But the big story in all the papers would be the men’s road race.

After a purchasing a hot dog in hopes of fending off this sickening hangover and anxiety disorder of my return to, I headed towards the gate. On the people mover a guy stepped in behind me. I had noticed him earlier. He had a distinct look about him, slender and fit with jeans, T-shirt and long gray hair cut well. But something about his features, which had some resemblance to Charlie Watt of The Rolling Stones, gave off intensity. He had seen some things in his life. One could tell.

“Ah, the voice!” he said, smiling to me. “You were amazing.”

I thanked him for the compliment and asked about how he liked the event. Turns out he’s Peter Dejong, chief photographer for AP. He’s covered 15 Tours de France and probably as many wars: Somalia, Bosnia, Iraq…Cycling is the one sport he adores to cover. Although he lives in Amsterdam he was headed to Paris, where his girlfriend resides.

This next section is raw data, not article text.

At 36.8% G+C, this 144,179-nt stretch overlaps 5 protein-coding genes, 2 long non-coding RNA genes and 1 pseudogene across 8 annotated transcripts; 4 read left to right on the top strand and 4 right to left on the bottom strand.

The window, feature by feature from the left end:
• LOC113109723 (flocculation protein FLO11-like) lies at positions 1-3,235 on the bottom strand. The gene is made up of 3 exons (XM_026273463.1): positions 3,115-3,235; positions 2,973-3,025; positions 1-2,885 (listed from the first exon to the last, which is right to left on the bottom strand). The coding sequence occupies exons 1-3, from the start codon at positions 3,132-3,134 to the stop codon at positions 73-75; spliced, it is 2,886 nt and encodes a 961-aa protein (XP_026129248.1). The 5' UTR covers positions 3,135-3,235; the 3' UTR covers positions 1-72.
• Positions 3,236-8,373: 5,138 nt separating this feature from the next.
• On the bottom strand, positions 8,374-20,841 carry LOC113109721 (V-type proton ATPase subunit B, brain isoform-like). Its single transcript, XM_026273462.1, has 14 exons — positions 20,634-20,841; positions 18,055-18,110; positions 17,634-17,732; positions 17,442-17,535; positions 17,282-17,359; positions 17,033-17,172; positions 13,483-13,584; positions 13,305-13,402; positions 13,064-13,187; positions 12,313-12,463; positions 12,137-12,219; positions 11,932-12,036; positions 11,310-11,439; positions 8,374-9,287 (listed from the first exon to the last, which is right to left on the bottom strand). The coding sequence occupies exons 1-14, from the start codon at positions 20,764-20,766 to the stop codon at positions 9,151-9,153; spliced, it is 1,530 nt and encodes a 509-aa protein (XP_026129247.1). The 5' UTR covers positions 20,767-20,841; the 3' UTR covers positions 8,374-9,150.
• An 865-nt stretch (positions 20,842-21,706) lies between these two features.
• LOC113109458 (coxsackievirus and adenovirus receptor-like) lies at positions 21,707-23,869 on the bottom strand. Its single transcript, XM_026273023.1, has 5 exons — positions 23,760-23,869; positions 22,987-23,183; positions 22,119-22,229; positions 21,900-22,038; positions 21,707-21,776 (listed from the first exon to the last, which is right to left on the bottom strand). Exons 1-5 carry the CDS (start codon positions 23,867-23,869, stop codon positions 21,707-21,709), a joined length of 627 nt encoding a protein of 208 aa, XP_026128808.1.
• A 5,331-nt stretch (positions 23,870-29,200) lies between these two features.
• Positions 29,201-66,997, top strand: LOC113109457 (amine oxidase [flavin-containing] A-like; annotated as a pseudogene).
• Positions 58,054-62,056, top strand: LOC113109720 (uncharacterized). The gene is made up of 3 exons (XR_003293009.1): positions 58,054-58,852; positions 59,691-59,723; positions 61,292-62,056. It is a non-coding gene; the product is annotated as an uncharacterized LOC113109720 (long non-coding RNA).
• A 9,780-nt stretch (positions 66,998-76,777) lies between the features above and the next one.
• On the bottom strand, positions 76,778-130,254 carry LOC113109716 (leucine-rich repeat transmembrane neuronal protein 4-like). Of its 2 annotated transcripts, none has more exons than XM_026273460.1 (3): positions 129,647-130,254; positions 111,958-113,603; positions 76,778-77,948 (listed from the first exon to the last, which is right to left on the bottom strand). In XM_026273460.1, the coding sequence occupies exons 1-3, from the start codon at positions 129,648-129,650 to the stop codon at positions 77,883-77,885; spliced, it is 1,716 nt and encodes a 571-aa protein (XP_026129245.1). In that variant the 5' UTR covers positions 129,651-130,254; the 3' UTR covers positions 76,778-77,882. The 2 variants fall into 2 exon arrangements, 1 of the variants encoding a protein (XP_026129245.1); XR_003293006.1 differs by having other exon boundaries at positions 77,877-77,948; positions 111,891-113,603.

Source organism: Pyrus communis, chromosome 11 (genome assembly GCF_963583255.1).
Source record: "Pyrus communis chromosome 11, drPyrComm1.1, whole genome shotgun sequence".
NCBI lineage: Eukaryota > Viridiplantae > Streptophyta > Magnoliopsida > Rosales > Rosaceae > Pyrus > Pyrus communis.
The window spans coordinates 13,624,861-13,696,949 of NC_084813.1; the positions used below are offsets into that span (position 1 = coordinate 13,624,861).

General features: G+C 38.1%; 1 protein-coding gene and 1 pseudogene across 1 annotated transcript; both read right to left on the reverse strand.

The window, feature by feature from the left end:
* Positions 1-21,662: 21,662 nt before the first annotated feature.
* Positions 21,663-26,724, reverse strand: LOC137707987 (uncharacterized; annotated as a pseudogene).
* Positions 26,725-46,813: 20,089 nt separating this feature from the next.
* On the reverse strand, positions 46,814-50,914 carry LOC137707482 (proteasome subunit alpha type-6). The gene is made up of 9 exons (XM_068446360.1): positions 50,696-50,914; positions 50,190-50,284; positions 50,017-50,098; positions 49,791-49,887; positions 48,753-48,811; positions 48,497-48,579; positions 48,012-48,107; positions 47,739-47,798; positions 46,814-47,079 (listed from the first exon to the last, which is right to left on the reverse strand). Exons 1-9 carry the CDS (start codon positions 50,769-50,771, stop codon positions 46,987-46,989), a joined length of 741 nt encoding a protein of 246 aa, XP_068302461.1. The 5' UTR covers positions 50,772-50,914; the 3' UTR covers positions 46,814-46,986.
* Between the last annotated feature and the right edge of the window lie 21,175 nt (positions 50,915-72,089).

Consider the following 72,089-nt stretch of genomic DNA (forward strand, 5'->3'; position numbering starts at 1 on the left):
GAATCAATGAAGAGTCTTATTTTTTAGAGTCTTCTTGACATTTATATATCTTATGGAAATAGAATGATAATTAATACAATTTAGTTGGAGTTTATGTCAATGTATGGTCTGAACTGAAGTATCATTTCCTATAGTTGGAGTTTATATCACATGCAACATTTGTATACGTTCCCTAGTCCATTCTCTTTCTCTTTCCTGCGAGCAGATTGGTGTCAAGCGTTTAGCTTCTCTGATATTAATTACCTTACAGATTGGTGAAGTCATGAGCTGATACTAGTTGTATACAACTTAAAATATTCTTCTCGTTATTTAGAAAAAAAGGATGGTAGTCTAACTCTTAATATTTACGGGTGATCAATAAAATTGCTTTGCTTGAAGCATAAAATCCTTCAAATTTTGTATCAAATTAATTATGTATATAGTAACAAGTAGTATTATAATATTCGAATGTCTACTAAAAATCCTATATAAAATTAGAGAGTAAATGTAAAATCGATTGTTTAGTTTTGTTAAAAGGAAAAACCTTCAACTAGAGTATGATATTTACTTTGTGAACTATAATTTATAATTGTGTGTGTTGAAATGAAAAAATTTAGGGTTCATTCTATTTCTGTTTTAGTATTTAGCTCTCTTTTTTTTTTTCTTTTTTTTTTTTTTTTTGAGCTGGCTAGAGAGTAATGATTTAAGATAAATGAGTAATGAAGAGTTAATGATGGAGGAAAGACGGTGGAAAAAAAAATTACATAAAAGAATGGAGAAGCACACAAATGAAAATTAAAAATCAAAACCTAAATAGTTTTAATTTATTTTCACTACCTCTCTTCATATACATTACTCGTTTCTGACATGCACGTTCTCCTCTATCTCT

We dug into an intense discussion on everything he had done; he took as much of an interest in me. We talked all the way down the ramp and on to the plane.

I had found him so fascinating that I never looked around the gate. I filtered down the aisle to my seat, 21D, with a kind older woman from Jutland in the middle seat, 21E. The window seat remained empty.

As others filed onto the plane, I looked up to allow a passenger to get to 21F. There was the French sprinter, Romain Feillu. Holy shit! Then I looked up to see Sylvain Chavenel a few rows up. Behind me sat Laurent Jalabert! Ja-Ja himself! Thomas Voekler had his young son with him. I was on the plane with the entire French elite men’s team! They all few coach!

I spoke politely with Feillu in my horrible French for perhaps two minutes and then let him be. I did not get my photo with any of them; I did not ask for an autograph. I never do that.